the scent of fresh cut wood -- maybe honey
rich, fatty texture -- a hidden acidity comes through at the end
What a very, very good wine, albeit perhaps not to everyone's taste at first. The opulent scent of altar flowers combined with a round, rich, almost syrupy mouthfeel and a finishing dryness make an unusual package. The roussanne is one of only a few white grapes used in the northern Rhône, particularly in three appellations contrôlées called St.-Joseph, Hermitage, and Crozes-Hermitage. In all these cases the word "Blanc" should follow, to distinguish the appellations' white wines from their more famed reds, which are all syrah-based. The other white grapes of the northern Rhône are viognier and marsanne; for quick reference as to their generally accepted ranking, think of viognier, roussanne, and marsanne as King, Queen, and Jack respectively.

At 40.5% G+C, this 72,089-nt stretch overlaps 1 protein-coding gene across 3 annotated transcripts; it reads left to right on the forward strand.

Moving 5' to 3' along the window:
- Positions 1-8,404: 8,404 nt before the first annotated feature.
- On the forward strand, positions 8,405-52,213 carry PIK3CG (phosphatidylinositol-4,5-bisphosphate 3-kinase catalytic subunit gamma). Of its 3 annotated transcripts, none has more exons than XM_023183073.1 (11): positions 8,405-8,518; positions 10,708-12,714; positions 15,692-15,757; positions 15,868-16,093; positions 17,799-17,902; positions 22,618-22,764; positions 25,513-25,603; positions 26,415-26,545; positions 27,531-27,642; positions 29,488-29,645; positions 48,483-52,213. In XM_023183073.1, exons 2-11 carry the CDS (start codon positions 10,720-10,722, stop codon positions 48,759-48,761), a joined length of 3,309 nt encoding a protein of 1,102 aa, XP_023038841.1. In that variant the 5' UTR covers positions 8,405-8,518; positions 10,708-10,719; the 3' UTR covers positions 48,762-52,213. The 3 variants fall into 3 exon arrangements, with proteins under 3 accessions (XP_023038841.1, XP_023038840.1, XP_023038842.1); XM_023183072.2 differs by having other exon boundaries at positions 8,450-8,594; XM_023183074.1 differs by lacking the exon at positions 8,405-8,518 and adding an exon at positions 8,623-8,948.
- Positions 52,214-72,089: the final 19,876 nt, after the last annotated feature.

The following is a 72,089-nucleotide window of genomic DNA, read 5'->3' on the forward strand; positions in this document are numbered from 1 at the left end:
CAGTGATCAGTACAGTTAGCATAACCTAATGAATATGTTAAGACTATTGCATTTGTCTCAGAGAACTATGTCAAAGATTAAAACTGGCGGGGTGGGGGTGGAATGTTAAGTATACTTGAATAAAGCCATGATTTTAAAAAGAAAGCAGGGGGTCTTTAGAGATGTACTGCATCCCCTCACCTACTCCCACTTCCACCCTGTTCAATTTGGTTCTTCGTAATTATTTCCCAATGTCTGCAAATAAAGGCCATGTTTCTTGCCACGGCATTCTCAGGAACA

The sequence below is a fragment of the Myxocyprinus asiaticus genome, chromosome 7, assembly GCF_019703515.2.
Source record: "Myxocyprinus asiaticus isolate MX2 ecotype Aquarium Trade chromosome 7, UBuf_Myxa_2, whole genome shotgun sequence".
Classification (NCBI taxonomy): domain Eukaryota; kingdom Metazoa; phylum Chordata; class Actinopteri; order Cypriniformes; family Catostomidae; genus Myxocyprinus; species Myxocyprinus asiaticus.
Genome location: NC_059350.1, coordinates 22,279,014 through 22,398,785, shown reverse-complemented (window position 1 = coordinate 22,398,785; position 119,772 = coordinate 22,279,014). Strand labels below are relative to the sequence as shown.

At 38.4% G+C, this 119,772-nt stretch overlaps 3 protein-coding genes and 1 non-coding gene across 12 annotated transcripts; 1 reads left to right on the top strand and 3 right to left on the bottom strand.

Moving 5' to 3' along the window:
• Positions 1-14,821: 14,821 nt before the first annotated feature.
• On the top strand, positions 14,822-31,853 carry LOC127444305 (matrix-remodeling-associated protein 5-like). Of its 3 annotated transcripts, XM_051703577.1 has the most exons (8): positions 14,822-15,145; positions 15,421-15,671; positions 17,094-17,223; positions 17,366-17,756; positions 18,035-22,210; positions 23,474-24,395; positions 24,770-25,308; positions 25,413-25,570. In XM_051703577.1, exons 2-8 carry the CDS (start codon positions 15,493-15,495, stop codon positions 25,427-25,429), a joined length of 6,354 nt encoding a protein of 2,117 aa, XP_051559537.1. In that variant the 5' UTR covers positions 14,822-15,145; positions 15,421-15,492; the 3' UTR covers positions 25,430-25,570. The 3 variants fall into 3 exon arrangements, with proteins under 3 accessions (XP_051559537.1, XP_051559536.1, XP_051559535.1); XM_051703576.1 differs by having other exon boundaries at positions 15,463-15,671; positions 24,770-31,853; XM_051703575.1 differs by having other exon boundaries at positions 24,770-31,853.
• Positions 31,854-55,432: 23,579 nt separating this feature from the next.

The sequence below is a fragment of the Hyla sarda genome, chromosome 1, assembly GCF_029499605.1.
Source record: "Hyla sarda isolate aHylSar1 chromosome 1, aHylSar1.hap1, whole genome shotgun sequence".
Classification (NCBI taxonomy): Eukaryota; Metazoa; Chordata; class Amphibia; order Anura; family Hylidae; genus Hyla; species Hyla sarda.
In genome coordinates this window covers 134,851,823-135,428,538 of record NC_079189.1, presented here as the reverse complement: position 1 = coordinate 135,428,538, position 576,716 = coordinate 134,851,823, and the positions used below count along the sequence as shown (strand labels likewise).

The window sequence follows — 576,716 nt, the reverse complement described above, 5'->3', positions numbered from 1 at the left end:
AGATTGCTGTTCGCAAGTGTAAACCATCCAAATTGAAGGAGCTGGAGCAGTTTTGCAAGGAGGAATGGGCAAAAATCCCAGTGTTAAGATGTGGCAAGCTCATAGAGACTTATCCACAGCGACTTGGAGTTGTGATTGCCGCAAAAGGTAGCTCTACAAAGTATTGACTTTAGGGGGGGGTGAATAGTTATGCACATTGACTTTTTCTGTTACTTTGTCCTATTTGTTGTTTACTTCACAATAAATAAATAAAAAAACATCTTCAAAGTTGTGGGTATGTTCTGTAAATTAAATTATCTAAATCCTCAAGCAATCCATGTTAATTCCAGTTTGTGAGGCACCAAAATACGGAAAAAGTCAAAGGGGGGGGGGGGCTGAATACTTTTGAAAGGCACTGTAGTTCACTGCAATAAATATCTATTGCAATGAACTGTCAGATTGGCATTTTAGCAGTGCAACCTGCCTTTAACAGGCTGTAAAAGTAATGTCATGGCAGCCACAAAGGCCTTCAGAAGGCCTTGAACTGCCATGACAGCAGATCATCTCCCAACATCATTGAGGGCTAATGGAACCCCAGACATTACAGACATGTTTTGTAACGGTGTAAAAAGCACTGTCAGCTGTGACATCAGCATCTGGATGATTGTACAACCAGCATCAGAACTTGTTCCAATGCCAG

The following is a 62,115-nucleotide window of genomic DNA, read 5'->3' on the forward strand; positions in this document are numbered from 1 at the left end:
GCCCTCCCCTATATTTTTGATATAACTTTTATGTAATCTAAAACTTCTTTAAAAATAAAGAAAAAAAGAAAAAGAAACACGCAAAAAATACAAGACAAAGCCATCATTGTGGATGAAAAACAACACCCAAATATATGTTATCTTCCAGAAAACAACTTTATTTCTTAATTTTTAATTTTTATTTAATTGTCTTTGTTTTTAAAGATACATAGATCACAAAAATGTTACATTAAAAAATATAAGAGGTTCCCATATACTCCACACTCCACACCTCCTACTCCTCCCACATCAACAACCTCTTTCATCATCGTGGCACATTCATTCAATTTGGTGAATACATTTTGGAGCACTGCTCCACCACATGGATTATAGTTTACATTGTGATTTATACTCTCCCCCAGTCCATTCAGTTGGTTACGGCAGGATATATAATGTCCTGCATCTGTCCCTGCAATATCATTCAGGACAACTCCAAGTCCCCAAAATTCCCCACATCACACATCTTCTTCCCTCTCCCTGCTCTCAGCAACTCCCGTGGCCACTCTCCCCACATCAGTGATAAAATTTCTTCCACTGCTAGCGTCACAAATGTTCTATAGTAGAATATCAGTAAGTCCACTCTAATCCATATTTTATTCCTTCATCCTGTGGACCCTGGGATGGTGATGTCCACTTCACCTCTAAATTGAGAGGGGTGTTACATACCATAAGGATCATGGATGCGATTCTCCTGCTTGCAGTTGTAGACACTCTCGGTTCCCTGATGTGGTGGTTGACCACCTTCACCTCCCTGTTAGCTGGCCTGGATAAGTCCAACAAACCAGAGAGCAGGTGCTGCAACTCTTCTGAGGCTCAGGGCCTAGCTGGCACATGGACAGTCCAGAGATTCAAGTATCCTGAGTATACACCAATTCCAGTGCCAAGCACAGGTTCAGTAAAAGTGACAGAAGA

What meal do we pair with a roussanne? The cooking of the northern Rhone, exemplified in its nonpareil culinary capital, Lyon, seems to celebrate hearty country food like sausages or tripe -- see Madeleine Kamman's recipe for deep-fried tripe called "Fireman's Apron," "one of the glories of Lyon's cuisine" (The New Making of a Cook, pp. 909-910) -- and is altogether heavy on the onions, potatoes, and black pepper. Does imagining all that make us thirst for an unctuous, globulous wine of springtime lilies and caramel? Or do we think we might prefer a beer?
In any case we should recall that with this delicious Truchard roussanne we are in California, in the Carneros region of Napa. So perhaps for our meal we should be contemplating something Californian -- some sort of "fusion" or other.